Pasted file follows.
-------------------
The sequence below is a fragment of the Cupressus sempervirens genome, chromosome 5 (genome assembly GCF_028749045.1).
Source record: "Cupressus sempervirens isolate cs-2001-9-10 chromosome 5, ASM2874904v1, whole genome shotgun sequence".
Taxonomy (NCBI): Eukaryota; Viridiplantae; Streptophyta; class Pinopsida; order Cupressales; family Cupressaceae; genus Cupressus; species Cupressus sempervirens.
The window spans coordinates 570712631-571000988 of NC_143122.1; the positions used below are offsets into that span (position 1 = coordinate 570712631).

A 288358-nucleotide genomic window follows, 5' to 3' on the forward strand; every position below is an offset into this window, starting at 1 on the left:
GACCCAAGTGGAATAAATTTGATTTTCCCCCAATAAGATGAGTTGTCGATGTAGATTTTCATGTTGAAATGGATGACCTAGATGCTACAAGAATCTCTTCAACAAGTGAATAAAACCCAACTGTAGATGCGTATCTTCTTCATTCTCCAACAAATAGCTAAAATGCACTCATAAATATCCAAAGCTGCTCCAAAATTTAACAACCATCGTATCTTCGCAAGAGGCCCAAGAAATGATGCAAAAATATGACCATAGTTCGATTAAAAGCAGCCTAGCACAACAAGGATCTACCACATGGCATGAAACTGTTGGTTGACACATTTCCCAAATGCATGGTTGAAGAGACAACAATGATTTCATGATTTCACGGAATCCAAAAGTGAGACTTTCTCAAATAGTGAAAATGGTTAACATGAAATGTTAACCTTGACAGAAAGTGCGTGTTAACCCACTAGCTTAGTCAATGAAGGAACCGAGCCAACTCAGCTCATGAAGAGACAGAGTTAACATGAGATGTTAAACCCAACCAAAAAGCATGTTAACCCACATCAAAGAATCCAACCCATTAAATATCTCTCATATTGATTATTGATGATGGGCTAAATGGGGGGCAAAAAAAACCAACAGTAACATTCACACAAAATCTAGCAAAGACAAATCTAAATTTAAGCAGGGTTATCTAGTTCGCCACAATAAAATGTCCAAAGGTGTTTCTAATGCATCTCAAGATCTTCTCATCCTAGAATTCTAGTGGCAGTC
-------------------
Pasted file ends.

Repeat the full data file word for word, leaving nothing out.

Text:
The sequence below is a fragment of the Cupressus sempervirens genome, chromosome 5 (genome assembly GCF_028749045.1).
Source record: "Cupressus sempervirens isolate cs-2001-9-10 chromosome 5, ASM2874904v1, whole genome shotgun sequence".
Taxonomy (NCBI): Eukaryota; Viridiplantae; Streptophyta; class Pinopsida; order Cupressales; family Cupressaceae; genus Cupressus; species Cupressus sempervirens.
The window spans coordinates 570712631-571000988 of NC_143122.1; the positions used below are offsets into that span (position 1 = coordinate 570712631).

A 288358-nucleotide genomic window follows, 5' to 3' on the forward strand; every position below is an offset into this window, starting at 1 on the left:
GACCCAAGTGGAATAAATTTGATTTTCCCCCAATAAGATGAGTTGTCGATGTAGATTTTCATGTTGAAATGGATGACCTAGATGCTACAAGAATCTCTTCAACAAGTGAATAAAACCCAACTGTAGATGCGTATCTTCTTCATTCTCCAACAAATAGCTAAAATGCACTCATAAATATCCAAAGCTGCTCCAAAATTTAACAACCATCGTATCTTCGCAAGAGGCCCAAGAAATGATGCAAAAATATGACCATAGTTCGATTAAAAGCAGCCTAGCACAACAAGGATCTACCACATGGCATGAAACTGTTGGTTGACACATTTCCCAAATGCATGGTTGAAGAGACAACAATGATTTCATGATTTCACGGAATCCAAAAGTGAGACTTTCTCAAATAGTGAAAATGGTTAACATGAAATGTTAACCTTGACAGAAAGTGCGTGTTAACCCACTAGCTTAGTCAATGAAGGAACCGAGCCAACTCAGCTCATGAAGAGACAGAGTTAACATGAGATGTTAAACCCAACCAAAAAGCATGTTAACCCACATCAAAGAATCCAACCCATTAAATATCTCTCATATTGATTATTGATGATGGGCTAAATGGGGGGCAAAAAAAACCAACAGTAACATTCACACAAAATCTAGCAAAGACAAATCTAAATTTAAGCAGGGTTATCTAGTTCGCCACAATAAAATGTCCAAAGGTGTTTCTAATGCATCTCAAGATCTTCTCATCCTAGAATTCTAGTGGCAGTC